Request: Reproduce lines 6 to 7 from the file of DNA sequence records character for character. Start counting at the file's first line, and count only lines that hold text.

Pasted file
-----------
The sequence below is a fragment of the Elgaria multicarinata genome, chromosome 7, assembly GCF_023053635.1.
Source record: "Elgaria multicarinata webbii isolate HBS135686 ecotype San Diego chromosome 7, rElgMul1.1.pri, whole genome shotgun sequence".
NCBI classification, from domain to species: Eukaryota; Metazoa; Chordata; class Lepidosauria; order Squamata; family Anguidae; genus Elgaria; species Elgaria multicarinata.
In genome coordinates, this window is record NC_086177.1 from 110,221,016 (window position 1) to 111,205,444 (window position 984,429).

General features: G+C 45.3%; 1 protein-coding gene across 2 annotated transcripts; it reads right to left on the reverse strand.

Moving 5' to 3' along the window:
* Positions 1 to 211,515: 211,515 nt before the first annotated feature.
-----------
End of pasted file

Moving 5' to 3' along the window:
* Positions 1 to 211,515: 211,515 nt before the first annotated feature.